Michael Roman, the local artist whose stencil style became the quintessential Mission artistic statement, died on Monday from a combination of ailments at the age of 60.
That’s why you may have noticed a few new images popping up in the windows of neighborhood shops around 24th Street in tribute to the late innovator.
But if you didn’t notice, it’s probably because Roman’s imagery and imitators became almost ubiquitous in the neighborhood over the decades.
A street artist born in LA and incubated (artistically, that is) in New York City, Roman moved to San Francisco in the early ’00s for a position at the Mission Cultural Center, arranged by his friend, rock guitarist Carlos Santana.
Roman’s eponymous website referred to his seething pavement and street sign stencils as “punk Latino wild style,” “a free falling universe of audacious color,” and an “underground world of monsters and marvels.”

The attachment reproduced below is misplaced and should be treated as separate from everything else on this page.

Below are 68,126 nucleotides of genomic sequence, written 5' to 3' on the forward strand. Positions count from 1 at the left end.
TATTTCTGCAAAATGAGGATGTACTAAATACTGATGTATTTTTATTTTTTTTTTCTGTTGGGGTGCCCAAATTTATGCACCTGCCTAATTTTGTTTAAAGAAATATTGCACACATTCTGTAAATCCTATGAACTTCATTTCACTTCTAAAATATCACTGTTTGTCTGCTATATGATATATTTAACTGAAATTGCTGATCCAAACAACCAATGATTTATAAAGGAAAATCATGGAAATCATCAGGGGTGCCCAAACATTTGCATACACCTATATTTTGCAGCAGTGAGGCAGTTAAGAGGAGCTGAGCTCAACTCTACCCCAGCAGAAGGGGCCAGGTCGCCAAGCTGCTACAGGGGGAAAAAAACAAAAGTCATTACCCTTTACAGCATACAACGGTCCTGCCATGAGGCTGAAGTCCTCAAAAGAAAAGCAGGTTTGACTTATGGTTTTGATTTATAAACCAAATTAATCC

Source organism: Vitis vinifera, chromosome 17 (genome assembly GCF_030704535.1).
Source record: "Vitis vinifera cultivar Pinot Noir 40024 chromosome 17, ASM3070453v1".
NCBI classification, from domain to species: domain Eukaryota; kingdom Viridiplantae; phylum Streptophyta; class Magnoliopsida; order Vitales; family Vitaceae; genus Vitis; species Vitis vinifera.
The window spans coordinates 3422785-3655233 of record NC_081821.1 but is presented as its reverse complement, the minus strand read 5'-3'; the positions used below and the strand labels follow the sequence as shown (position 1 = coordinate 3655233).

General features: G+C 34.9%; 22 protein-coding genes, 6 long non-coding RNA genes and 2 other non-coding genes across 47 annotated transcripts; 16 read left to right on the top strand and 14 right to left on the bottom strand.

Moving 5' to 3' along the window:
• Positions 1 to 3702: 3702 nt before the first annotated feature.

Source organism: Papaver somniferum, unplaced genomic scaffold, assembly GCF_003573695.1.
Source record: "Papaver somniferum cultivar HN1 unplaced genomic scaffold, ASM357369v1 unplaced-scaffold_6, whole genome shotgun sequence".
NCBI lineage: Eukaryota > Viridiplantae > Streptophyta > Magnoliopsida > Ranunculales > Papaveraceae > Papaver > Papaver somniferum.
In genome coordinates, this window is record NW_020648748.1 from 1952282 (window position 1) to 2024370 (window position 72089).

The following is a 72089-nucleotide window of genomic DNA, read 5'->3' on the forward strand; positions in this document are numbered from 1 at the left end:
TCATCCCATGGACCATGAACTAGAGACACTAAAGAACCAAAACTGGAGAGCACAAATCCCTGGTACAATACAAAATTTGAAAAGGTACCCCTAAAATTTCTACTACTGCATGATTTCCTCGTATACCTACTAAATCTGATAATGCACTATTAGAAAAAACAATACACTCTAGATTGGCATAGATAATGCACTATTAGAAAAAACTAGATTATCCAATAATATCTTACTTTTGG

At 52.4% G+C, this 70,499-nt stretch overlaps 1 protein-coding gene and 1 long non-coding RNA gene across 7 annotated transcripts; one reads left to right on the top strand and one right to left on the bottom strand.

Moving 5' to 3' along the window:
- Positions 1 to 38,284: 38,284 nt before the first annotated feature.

Others might simply call it the Mission style, because even if you think you don’t know Roman’s work, one look at his oeuvre and you can’t help but recognize its influence all over the neighborhood.
Indeed, here’s just a small sampling of the many, many places you may have run into a Roman original over the years without realizing it, gathered from Instagram.